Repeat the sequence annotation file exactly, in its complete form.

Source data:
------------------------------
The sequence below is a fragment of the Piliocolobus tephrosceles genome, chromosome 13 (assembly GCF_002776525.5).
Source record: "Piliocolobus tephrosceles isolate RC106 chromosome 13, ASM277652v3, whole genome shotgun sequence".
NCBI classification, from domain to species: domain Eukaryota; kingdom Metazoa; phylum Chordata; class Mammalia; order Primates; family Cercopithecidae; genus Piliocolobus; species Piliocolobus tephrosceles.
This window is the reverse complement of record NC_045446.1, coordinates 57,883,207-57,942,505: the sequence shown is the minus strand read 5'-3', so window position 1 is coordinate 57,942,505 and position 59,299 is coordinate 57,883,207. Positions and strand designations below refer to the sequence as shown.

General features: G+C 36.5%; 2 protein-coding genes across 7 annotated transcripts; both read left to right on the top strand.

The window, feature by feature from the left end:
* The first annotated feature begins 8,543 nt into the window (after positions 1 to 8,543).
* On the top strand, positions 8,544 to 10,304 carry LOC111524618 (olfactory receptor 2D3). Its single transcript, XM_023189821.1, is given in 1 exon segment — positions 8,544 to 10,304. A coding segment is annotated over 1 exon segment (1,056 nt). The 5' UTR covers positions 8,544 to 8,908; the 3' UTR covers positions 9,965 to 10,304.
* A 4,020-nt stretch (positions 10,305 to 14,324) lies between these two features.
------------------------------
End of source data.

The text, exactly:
The sequence below is a fragment of the Piliocolobus tephrosceles genome, chromosome 13 (assembly GCF_002776525.5).
Source record: "Piliocolobus tephrosceles isolate RC106 chromosome 13, ASM277652v3, whole genome shotgun sequence".
NCBI classification, from domain to species: domain Eukaryota; kingdom Metazoa; phylum Chordata; class Mammalia; order Primates; family Cercopithecidae; genus Piliocolobus; species Piliocolobus tephrosceles.
This window is the reverse complement of record NC_045446.1, coordinates 57,883,207-57,942,505: the sequence shown is the minus strand read 5'-3', so window position 1 is coordinate 57,942,505 and position 59,299 is coordinate 57,883,207. Positions and strand designations below refer to the sequence as shown.

General features: G+C 36.5%; 2 protein-coding genes across 7 annotated transcripts; both read left to right on the top strand.

The window, feature by feature from the left end:
* The first annotated feature begins 8,543 nt into the window (after positions 1 to 8,543).
* On the top strand, positions 8,544 to 10,304 carry LOC111524618 (olfactory receptor 2D3). Its single transcript, XM_023189821.1, is given in 1 exon segment — positions 8,544 to 10,304. A coding segment is annotated over 1 exon segment (1,056 nt). The 5' UTR covers positions 8,544 to 8,908; the 3' UTR covers positions 9,965 to 10,304.
* A 4,020-nt stretch (positions 10,305 to 14,324) lies between these two features.